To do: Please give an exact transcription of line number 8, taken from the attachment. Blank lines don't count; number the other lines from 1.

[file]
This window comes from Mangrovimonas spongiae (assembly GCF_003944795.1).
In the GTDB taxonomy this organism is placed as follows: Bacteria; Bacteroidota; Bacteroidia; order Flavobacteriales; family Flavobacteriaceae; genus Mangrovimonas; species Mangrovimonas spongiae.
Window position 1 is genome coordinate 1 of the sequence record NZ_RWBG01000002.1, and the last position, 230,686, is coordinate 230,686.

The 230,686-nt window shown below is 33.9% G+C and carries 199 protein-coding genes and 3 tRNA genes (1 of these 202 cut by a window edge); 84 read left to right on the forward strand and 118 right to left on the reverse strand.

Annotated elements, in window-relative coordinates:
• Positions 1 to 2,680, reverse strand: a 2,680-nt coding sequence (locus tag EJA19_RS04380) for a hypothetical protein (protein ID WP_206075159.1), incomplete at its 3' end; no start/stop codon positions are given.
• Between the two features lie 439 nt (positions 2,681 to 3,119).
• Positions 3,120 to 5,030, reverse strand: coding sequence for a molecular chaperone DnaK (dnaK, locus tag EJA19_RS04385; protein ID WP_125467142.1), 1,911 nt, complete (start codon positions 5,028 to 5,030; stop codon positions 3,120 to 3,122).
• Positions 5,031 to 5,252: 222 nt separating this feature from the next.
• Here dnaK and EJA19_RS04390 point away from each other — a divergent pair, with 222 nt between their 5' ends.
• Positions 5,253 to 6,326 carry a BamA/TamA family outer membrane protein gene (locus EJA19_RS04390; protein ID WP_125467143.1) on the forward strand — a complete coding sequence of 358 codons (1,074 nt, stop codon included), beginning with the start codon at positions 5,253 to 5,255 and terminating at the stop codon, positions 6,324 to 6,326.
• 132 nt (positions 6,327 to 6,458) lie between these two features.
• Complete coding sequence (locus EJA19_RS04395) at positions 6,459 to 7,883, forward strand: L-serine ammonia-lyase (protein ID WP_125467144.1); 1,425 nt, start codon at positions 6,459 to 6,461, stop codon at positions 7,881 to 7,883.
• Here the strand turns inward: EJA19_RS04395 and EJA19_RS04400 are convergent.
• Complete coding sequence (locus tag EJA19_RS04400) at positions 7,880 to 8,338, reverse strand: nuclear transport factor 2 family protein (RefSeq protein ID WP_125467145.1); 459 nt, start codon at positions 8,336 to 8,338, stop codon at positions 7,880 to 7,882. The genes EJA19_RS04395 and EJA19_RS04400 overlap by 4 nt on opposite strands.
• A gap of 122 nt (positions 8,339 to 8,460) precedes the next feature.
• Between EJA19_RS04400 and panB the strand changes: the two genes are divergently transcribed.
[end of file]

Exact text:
• Positions 3,120 to 5,030, reverse strand: coding sequence for a molecular chaperone DnaK (dnaK, locus tag EJA19_RS04385; protein ID WP_125467142.1), 1,911 nt, complete (start codon positions 5,028 to 5,030; stop codon positions 3,120 to 3,122).